Walnut Room this way

Walnut Room this way

Saturday, May 9, 2015

Tornado drill...in real life

Everyone who remembers "tornado drill" in elementary school, raise your hand.  I remember Seymour, and marching single file into the beige ceramic tiled walls of the hallway, sitting down with your feet drawn toward your body, knees up, and your head resting face down on your knees with hands and arms locked over and behind your head.  Last night, we did it for real here.
 Tinka is developing her new routines of not being attached to mother's hip, and we are all adjusting as well to the changes.  For the most part, it had been a pretty good day.  Our regular daytime caregiver was off, so Sis and I were covering and had planned to take mother to get a manicure and pedicure when the afternoon caregiver arrived.  It pretty much went downhill after that.  It was probably fortuitous that mother decided she did not feel up to doing that.  Sis went out to her house to check for storm damage from the storm the night before and I went to the grocery store.  I was taking some scraps out for the feral cats after supper and saw Sis had returned and was trying to put a packing quilt across the back of her auto.  I had suggested that earlier as a few inches extend from under the carport and her other vehicle sustained hail damage parked in that spot a few years ago.

We were standing in the breezeway talking when Shea came out and said tornado on the ground in Throckmorton and moving our direction.  I had earlier in the day been thinking about preparations as the predictions were more storms and worse storms than the night before.  Sis already had a plan and we went to work getting pillows and blankets in the hallway, chair for mother, and moving anything deemed a sharp projectile.  All the hall doors close except the one from dad's room to the hall way.  We moved the chest in his room so we could roll his bed over to the far wall and his head as close to the hallway as we could get.  It left just enough space for sis to stand in the hall and be next to dad.  We had a large wedge pillow that was placed between the rail and his head, and drapes were closed against  the blinds at the double windows.  Dad was not at all happy to have his drapes closed as one of his pleasures is to look out those windows at the small part of the outside world he still can see.

We watched the storm's movement across the county toward us, and when they announced the "take shelter in the next 5 minutes" we moved into action.  The TV lost power, and the Internet went down, so we could not track anything, but I could still text with Randy.  He monitored the radar for us, and gave us updates.  Finally, he said it appeared to have moved south of us.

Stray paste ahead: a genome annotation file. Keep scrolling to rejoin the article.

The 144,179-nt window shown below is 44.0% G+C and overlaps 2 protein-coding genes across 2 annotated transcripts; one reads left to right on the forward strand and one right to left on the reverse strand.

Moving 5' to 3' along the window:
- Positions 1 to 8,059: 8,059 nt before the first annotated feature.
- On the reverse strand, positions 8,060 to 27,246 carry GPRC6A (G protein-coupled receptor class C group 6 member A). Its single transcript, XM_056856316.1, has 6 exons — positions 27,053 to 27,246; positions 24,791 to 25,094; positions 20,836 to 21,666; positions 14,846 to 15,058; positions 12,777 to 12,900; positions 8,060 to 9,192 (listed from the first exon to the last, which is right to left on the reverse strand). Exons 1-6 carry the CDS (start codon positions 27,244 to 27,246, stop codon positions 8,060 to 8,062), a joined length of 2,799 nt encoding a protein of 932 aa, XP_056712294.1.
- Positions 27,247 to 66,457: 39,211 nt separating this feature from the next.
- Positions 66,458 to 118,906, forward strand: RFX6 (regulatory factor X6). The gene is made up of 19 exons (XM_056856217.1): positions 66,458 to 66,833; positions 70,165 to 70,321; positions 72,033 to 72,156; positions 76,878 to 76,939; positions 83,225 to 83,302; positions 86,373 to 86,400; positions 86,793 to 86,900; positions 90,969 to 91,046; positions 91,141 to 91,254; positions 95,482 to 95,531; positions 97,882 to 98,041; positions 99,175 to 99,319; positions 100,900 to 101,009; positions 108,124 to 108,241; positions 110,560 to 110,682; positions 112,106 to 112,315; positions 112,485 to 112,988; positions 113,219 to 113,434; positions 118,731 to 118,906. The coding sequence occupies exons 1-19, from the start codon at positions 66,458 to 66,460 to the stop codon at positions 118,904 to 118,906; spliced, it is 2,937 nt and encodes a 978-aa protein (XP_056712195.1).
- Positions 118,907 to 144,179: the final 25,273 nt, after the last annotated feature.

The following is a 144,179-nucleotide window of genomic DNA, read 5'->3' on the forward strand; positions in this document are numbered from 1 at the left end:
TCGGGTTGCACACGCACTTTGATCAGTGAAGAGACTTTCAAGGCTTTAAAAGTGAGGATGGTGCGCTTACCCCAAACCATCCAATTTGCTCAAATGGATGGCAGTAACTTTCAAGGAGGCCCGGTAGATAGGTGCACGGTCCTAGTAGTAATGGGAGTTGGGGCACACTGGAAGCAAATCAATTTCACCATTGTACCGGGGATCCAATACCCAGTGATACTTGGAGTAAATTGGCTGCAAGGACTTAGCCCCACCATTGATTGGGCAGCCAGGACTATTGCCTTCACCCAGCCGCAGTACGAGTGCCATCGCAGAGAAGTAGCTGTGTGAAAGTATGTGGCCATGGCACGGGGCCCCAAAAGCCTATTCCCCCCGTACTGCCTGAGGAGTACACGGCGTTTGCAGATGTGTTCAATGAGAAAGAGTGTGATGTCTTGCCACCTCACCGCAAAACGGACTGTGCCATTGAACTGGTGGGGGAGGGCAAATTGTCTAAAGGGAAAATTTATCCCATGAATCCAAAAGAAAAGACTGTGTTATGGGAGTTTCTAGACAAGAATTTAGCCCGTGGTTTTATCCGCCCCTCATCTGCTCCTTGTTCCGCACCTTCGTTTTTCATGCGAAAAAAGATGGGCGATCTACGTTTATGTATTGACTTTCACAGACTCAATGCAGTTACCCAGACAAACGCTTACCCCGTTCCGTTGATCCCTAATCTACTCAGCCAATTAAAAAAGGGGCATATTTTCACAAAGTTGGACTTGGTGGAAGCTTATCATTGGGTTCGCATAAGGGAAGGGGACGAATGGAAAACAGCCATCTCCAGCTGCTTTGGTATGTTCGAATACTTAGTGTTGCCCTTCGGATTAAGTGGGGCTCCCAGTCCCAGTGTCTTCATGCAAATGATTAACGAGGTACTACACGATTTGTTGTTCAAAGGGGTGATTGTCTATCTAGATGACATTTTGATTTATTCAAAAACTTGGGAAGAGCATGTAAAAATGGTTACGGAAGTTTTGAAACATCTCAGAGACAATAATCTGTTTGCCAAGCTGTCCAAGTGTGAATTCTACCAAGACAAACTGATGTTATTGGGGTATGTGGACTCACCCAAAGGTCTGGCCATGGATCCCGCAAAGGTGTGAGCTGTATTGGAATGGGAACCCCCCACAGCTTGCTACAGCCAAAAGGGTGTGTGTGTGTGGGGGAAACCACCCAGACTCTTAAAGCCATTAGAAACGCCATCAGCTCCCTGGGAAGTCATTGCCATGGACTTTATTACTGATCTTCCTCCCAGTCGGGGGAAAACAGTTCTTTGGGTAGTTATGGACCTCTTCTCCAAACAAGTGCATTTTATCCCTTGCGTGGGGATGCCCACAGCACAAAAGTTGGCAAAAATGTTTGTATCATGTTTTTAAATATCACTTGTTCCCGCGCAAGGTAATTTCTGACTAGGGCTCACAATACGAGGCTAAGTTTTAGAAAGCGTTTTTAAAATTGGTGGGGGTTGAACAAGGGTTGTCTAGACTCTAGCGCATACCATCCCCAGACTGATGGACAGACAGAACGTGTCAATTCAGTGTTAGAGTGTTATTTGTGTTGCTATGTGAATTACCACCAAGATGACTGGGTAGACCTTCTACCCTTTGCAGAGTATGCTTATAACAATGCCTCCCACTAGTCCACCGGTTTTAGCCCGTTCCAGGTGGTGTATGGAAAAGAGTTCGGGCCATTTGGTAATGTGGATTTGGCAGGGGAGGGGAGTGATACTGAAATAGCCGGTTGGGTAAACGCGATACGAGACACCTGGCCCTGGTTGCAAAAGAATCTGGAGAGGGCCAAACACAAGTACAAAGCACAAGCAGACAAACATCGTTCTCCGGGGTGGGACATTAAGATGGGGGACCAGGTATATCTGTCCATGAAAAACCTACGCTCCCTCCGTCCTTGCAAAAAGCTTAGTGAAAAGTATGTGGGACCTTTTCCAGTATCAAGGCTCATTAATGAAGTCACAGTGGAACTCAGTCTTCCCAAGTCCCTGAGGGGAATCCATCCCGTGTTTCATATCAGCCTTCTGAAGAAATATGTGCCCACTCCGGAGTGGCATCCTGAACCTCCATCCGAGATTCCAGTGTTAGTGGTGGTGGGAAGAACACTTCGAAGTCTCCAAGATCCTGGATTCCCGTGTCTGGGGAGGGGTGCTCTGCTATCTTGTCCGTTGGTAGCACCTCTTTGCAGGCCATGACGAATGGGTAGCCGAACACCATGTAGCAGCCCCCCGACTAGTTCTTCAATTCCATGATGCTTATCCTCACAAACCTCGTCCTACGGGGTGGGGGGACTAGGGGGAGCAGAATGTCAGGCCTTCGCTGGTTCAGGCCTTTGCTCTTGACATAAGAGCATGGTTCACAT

It reminded me of all the times as a child we spent the night in a cellar, either at my grandparents or down the road at our neighbors.  As an adult, I have had to take shelter in the house during a few tornado warnings, once in Mississippi, and a few times in Texas.  You know that it is not the best protection, but sometimes, it is all one can do.  As we were restoring order, and rolled dad's bed back into place, he commented that preparation for something that might not happen was the best plan.  I was reminded of all the times growing up when dad was the "spotter" at the back door or the back yard, watching a storm.  We never had a house with a cellar, so unless we had ample warning, there was never time to do anything but go to the safest place in the house.  We had no cell phones that could track radar, or warning alerts on your phone, and it was a different world.  And then, something we never thought about before now, Sis and I were the ones protecting mom and dad, calmly taking control in the same ways we had seen dad do it for us.

Life really is a circle and a cycle and a system.

1 comment:

Lana Pugh said...

I never worried about tornadoes growing up. I grew up in the Kilgore Hills in Clay county and the lay of the land is a natural windbreak and knock on wood we've had several go around us but never had one close to the house. Now moving the prairie down here is a different experience. I've had two big ones go right over the house up in the air. For one I was at home and was really afraid, huddled up in the hallway with me, the dog, and my phone. Tornadoes are so not cool.